1080 report ‘correct on the science’

This morning, Parliamentary Commissioner for the Environment Jan Wright released a report examining the use of 1080 (sodium monofluoroacetate) for pest control in the conservation estate.

The report canvasses existing scientific evidence and ultimately supports the use of the chemical as an effective measure to control rats, possums, stoats and other pests that threaten native species in New Zealand.

In an overview, the Commissioner states:

” It is my view based on careful analysis of the evidence that not only should the use of 1080 continue (including in aerial operations) to protect our forests, but that we should use more of it.

“It is seldom that I come to such a strong conclusion at the end of an investigation. But the possums, rats and stoats that have invaded our country will not leave of their own accord. Much of our identity as New Zealanders, along with the clean green brand with which we market our country to the world, is based on the ecosystems these pests are bent on destroying. We cannot allow our forests to die.”

Read the PCE’s full report. The Commissioner has also created a Frequently Asked Questions section on the PCE website.

The Science Media Centre approached scientists in the areas of wildlife management, ecology, and toxicology for their reaction to the report. Further comments will be posted on the SMC website.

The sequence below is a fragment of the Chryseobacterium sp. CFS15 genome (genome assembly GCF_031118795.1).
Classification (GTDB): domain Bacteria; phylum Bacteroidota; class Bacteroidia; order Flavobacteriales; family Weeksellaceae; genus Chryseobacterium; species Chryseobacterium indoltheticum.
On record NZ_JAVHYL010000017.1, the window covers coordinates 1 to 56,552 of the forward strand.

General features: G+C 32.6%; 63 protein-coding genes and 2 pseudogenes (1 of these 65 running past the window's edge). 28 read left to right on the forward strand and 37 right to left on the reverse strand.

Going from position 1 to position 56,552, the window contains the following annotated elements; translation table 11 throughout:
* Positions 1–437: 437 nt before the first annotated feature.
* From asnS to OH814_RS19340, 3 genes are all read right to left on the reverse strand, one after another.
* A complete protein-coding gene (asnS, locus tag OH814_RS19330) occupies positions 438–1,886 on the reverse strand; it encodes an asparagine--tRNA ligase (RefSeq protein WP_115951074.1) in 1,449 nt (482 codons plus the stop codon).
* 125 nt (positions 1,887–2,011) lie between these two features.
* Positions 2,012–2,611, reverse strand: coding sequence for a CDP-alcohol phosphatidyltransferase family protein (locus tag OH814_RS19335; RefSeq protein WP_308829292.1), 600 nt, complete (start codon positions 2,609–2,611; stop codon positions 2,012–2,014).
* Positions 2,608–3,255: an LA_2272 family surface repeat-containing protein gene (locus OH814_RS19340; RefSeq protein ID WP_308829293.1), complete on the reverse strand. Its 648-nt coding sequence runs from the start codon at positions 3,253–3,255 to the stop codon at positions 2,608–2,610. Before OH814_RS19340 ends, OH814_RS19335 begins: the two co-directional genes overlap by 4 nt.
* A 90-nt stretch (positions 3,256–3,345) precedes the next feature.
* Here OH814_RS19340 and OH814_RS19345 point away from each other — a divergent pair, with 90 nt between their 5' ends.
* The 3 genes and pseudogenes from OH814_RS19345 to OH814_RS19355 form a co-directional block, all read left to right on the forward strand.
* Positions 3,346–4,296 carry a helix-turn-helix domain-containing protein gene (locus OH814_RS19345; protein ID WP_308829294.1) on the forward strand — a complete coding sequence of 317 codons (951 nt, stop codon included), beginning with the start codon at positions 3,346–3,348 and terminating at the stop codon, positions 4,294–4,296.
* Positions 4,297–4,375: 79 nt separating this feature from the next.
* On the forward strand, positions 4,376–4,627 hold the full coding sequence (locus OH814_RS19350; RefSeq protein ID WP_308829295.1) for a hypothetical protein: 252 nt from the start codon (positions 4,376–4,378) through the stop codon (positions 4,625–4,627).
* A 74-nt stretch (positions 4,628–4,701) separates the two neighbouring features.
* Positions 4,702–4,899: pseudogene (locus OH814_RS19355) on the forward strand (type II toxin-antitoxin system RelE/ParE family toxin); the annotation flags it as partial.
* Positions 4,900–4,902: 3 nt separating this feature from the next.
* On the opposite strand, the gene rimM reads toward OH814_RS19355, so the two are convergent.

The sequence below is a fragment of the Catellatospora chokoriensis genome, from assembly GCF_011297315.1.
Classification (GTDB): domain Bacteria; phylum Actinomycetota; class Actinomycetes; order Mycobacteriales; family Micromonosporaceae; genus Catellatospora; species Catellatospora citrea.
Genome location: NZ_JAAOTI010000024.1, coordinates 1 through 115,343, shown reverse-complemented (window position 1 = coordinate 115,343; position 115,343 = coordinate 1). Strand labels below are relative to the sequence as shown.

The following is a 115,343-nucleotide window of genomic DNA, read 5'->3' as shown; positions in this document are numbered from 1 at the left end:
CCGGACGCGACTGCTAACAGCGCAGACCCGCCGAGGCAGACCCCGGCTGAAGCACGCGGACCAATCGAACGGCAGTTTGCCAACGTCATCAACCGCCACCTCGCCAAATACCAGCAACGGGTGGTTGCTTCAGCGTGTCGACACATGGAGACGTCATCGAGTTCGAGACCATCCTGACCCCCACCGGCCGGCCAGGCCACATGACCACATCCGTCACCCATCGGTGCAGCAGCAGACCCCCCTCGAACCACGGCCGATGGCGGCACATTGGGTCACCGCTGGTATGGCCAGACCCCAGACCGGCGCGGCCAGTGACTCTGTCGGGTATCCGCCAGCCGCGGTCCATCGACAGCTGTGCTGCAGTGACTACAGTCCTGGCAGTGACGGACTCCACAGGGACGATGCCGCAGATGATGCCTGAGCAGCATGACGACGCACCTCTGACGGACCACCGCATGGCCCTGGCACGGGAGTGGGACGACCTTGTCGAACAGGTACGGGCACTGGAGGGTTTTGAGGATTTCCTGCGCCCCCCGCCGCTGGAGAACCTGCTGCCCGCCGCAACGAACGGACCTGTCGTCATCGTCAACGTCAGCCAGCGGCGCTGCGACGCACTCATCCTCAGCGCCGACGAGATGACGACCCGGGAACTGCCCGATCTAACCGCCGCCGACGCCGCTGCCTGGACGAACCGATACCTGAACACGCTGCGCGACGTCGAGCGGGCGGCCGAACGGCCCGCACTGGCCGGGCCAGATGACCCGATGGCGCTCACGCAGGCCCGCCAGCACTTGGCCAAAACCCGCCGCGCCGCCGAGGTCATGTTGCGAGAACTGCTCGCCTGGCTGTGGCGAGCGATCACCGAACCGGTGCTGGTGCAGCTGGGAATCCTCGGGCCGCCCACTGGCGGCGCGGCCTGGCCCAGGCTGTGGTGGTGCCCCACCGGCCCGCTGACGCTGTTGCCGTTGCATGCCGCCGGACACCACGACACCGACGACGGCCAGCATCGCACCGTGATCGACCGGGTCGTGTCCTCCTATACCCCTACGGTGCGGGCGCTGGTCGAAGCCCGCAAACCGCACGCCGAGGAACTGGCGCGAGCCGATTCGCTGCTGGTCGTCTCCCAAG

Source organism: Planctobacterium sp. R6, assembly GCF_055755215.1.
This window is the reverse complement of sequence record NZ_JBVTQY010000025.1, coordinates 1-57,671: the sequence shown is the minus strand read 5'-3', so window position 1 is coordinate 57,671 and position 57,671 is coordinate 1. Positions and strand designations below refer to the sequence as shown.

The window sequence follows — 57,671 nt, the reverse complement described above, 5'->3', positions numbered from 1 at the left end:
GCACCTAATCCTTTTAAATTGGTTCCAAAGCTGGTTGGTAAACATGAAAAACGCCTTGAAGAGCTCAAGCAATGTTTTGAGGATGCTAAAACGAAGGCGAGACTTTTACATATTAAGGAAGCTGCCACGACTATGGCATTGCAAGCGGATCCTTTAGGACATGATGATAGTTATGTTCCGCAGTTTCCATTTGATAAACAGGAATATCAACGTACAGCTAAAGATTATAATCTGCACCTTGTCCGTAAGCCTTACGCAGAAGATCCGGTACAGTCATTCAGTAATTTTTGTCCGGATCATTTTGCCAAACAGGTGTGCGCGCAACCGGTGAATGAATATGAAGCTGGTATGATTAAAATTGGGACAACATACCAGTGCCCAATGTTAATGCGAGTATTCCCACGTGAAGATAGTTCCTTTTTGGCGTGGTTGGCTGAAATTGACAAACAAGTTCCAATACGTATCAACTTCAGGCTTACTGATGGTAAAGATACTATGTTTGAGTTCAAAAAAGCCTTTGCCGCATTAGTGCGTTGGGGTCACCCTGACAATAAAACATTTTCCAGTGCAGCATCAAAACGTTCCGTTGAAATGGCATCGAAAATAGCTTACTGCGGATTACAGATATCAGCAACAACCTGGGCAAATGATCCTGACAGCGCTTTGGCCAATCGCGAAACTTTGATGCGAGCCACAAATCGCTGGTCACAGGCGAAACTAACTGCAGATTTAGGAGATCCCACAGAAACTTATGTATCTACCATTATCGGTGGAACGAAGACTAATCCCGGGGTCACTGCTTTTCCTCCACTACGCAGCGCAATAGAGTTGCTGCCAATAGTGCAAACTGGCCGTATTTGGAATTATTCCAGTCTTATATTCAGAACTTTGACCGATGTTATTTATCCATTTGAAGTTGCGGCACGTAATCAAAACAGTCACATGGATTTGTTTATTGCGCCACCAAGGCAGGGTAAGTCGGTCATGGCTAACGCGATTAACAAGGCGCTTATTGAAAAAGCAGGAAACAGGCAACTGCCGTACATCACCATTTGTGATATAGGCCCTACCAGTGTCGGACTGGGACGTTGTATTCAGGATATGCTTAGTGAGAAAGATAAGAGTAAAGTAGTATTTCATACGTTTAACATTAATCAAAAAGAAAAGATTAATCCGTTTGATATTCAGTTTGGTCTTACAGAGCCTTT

Professor Dave Kelly, Terrestrial ecologist, University of Canterbury comments:

“I think the PCE’s report is correct on the science.

“In fact I have just returned from the Ornithological Society of NZ annual conference, and a number of papers there were completely consistent with the conclusion that 1080 is a vital management tool, without which a number of important native birds are doomed to rapid decline over most of the country.

“It seems to me there are three main motivations among those objecting to 1080 – fears that it is not safe, claims that it has negative effects on native animals, and concern about its impacts on game animals (particularly deer). I think the fears about its safety are simply not supported by the evidence, and the PCE’s report should help in that regard (in a logical world the report would eliminate such fears). The PCE’s report is consistent with previous reviews on the same topic.

“Claims that 1080 has negative effects on native animals are basically incorrect – the net effect of recent well-run operations is overwhelmingly positive, and as the PCE report notes, there are situations where there is no practical alternative to 1080 for protecting native wildlife.

“The issue around impacts on deer needs to be dealt with by direct discussions with hunters, but is not central to the conservation issue, given that only about one-eighth of the conservation estate currently gets comprehensive pest control (as the PCE report shows), leaving plenty of alternative areas for hunters to use.

“In any case, the PCE’s report is another welcome careful review of the facts around this key tool for conservation managers, and deserves to be widely read. I hope its key recommendations are implemented as all are soundly based.”

To read further comments from scientists on the use of 1080 or access a background briefing on research into alternatives to 1080 use, see the Science Media Centre website.